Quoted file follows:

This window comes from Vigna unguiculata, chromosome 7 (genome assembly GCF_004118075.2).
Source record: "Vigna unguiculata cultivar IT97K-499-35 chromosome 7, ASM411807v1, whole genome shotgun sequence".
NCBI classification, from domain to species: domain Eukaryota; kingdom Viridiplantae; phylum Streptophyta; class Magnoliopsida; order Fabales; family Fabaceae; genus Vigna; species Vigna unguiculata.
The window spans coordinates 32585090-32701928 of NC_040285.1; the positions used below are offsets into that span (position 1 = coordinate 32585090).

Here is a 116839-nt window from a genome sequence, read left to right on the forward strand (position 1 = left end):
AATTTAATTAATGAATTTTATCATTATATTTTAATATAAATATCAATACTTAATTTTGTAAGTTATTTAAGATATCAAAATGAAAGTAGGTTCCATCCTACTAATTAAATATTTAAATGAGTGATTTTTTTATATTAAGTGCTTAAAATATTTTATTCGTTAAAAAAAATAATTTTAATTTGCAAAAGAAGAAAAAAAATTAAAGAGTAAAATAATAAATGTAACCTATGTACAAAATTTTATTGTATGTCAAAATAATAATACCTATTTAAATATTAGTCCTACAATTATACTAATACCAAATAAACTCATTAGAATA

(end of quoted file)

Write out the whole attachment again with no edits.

This window comes from Vigna unguiculata, chromosome 7 (genome assembly GCF_004118075.2).
Source record: "Vigna unguiculata cultivar IT97K-499-35 chromosome 7, ASM411807v1, whole genome shotgun sequence".
NCBI classification, from domain to species: domain Eukaryota; kingdom Viridiplantae; phylum Streptophyta; class Magnoliopsida; order Fabales; family Fabaceae; genus Vigna; species Vigna unguiculata.
The window spans coordinates 32585090-32701928 of NC_040285.1; the positions used below are offsets into that span (position 1 = coordinate 32585090).

Here is a 116839-nt window from a genome sequence, read left to right on the forward strand (position 1 = left end):
AATTTAATTAATGAATTTTATCATTATATTTTAATATAAATATCAATACTTAATTTTGTAAGTTATTTAAGATATCAAAATGAAAGTAGGTTCCATCCTACTAATTAAATATTTAAATGAGTGATTTTTTTATATTAAGTGCTTAAAATATTTTATTCGTTAAAAAAAATAATTTTAATTTGCAAAAGAAGAAAAAAAATTAAAGAGTAAAATAATAAATGTAACCTATGTACAAAATTTTATTGTATGTCAAAATAATAATACCTATTTAAATATTAGTCCTACAATTATACTAATACCAAATAAACTCATTAGAATA